Moving Molecular Testing to the Frontlines of Ovarian Cancer

Mihaela C. Cristea, MD, emphasizes the use of molecular testing over tumor testing in ovarian cancer.

Mihaela C. Cristea, MD

High-grade serous and endometrioid carcinomas are predominantly driven by deficiencies in homologous recombination, whereas less common histologic subtypes are largely driven by genetic alterations. However, every patient, irrespective of histologic subtype, should have access to molecular testing to determine whether a germline or somatic mutation is present, said Mihaela C. Cristea, MD.

Cristea, an associate clinical professor in the Department of Medical Oncology and Therapeutics Research at City of Hope, emphasized the use of molecular testing over tumor testing in a presentation during the 2019 OncLive® State of the Science Summit™ on Ovarian Cancer as tumor testing cannot distinguish between a germline or somatic alteration.

Germline Mutations

BRCA mutations are among the most common germline mutations and are found in approximately one-fifth of patients with ovarian cancer, said Cristea. While BRCA1 is more common than BRCA2 and carries a higher cumulative risk of ovarian cancer, both confer sensitivity to PARP inhibition.

Lynch syndrome, although rare, carries up to a 24% risk for developing ovarian cancer; however, this is mainly restricted to endometrioid and clear-cell histologies.

“The mark for Lynch syndrome is not ovarian cancer. It’s colorectal and uterine cancer, but we need to think about this in the setting of ovarian cancer, especially if the tumor is low-grade endometrioid or clear-cell,” stressed Cristea.

Additional genes involved in the homologous recombination deficiency (HRD) pathway include, BARD1, BRIP1, RAD51C, RAD51D, and PALB2, the latter 3 of which are actively accruing to basket trials.

Instead of sequencing each individual gene with traditional targeted sequencing, next-generation sequencing allows for the assessment of several genes at once, including BRCA1/2, PALB2, BARD1, BRIP1, RAD51C, RAD51D, MSH2, MLH1, PMS2, and MSH6.

In terms of recommendations, the National Comprehensive Cancer Network, the Society of Gynecologic Oncology, and ASCO concur that genetic testing and counseling should be made available to patients with a diagnosis of epithelial, ovarian, tubal, and peritoneal cancers, even in the absence of family history.

However, despite consensus guidelines, adherence to testing remains low at approximately 30%, said Cristea.

Somatic Mutations

Somatic mutations are less common in ovarian cancer, representing approximately 7% of the overall population. Commonly typified are genomic loss of heterozygosity, a common marker of HRD, and microsatellite instability—high (MSI–H) status, for which single-agent pembrolizumab (Keytruda) is indicated in the recurrent setting.

Myriad’s myChoice HRD assay, although not yet on the market, has proven its utility in clinical trials. For example, by assessing a patient’s loss of heterozygosity, telomeric allelic imbalance, and large-scale state transitions in the phase III NOVA trial, investigators were able to discern between loss of DNA repair function and intact DNA repair function, and therein a patient’s amenability to PARP inhibition.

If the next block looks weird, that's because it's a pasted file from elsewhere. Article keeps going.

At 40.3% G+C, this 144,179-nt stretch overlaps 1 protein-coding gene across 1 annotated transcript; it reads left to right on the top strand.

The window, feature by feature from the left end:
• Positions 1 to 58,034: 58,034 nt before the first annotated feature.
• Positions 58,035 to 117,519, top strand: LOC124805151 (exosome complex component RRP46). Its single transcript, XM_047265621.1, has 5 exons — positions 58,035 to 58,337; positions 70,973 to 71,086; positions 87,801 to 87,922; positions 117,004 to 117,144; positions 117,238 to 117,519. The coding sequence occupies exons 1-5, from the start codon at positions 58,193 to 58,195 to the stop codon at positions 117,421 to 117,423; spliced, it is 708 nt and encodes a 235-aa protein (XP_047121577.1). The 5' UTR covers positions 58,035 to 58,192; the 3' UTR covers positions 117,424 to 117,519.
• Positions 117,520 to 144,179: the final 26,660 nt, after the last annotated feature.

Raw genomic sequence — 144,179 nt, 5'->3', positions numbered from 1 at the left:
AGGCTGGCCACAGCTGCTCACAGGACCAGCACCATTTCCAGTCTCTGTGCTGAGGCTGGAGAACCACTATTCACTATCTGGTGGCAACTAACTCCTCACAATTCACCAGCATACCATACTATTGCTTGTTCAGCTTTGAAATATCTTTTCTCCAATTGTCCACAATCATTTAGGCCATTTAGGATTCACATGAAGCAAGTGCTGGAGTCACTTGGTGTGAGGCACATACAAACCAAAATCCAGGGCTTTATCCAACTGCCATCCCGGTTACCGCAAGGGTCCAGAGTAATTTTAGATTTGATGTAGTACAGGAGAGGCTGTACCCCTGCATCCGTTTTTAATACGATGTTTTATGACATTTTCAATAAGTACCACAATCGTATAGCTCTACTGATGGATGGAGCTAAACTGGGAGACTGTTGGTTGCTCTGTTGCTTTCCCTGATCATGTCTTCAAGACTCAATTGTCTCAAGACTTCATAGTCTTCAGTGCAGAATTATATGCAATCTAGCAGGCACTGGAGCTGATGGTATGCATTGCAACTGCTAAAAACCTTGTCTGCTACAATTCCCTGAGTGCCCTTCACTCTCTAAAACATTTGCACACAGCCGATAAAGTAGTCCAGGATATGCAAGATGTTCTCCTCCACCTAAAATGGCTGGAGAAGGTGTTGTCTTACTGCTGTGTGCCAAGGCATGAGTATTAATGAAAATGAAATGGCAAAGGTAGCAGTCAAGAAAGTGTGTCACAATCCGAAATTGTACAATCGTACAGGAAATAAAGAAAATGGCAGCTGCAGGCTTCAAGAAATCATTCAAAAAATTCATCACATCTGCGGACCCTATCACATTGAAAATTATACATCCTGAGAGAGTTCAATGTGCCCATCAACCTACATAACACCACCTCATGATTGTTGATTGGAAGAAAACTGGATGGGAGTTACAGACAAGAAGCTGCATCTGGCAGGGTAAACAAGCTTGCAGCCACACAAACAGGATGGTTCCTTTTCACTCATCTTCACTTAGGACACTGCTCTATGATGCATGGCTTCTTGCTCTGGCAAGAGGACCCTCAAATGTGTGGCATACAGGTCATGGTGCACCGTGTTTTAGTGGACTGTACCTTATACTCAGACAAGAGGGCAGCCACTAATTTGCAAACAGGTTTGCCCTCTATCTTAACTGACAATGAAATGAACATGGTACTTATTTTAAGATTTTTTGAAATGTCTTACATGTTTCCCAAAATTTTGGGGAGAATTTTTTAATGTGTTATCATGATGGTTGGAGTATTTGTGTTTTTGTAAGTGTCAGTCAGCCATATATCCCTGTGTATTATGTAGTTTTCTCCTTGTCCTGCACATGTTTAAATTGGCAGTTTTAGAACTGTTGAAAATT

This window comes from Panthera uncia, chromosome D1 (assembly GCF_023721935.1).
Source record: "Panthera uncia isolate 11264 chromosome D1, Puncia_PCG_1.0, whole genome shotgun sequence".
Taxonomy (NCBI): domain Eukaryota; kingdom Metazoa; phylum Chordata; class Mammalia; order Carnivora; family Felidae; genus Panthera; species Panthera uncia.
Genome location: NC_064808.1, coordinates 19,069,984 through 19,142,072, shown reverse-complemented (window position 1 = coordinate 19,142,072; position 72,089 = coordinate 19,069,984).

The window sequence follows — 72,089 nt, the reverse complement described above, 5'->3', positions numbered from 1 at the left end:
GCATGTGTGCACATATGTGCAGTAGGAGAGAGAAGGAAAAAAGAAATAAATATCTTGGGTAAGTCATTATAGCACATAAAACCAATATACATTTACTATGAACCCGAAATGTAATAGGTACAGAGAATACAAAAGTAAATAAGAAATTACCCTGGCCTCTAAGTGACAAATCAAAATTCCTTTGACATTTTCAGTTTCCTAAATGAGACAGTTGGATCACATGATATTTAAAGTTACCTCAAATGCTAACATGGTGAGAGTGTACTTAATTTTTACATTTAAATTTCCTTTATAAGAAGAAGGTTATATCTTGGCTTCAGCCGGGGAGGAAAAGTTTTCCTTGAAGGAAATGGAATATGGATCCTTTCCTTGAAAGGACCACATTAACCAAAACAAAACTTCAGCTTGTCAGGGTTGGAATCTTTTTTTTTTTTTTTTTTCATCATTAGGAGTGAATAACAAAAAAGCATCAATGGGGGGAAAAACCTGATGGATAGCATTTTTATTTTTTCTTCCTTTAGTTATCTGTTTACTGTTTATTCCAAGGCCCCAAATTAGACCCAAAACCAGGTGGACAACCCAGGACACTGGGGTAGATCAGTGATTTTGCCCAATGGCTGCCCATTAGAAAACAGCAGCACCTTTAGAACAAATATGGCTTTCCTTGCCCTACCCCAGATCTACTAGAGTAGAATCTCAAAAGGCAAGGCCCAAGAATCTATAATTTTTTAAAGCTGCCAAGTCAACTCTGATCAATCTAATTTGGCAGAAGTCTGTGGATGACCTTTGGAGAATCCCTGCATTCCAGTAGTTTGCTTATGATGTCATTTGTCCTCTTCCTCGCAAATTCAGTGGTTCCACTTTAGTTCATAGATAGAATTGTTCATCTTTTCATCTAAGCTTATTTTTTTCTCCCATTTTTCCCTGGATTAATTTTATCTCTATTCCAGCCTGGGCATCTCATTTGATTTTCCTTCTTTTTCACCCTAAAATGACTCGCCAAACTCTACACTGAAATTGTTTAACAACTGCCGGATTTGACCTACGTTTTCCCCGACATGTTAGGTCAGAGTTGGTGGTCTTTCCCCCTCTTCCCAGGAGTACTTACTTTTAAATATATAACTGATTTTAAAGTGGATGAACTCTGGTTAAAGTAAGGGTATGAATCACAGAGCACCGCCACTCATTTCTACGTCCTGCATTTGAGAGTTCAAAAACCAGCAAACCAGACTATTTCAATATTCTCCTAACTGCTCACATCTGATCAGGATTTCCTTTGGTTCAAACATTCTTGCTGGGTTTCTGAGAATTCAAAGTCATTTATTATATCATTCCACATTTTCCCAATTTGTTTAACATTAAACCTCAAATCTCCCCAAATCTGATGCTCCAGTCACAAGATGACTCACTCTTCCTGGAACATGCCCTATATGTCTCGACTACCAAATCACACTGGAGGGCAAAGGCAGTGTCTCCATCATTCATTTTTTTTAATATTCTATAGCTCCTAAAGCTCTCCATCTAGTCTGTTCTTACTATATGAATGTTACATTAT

Bringing HRD companion diagnostics to market would aid clinicians in identifying the approximately 50% of patients with HRD high-grade serous cancers who are likely to benefit from PARP inhibitors, currently indicated as:

  • Monotherapy for the treatment of recurrent germline/somatic BRCA-positive ovarian cancer (olaparib [Lynparza] and rucaparib [Rubraca])
  • Maintenance therapy in patients with platinum-sensitive recurrent ovarian cancer following a partial response (PR) or complete response (CR) to platinum therapy (niraparib [Zejula], olaparib, rucaparib)
  • Maintenance therapy in patients with germline/somatic BRCA-positive ovarian cancer who are in PR/CR to first-line platinum-based chemotherapy

However, clinical implications go beyond high-grade serous cancers, explained Cristea. For example, rare histologies, such as low-grade serous endometrioid and clear-cell carcinomas, are more likely to harbor mutations in the mitogen-activated protein kinase pathway, commonly reflected by mutations in KRAS, BRAF, and HER2.

“These are not frequent situations,” said Cristea. “Most of these histologies represent 5% or less of ovarian patients, but these histologies do not respond very well to chemotherapy. It is in this setting that molecular testing is more rewarding because we can identify various targets.”

Testing should be performed by a validated Clinical Laboratory Improvement Amendments-approved center.

“All patients should undergo germline BRCA mutation testing, and after SOLO-1, all patients should undergo somatic mutation testing when they are newly diagnosed,” said Cristea.

In the recurrent setting, evaluation of MSI or mismatch repair proteins and HRD testing should also be ordered pending financial feasibility, she concluded.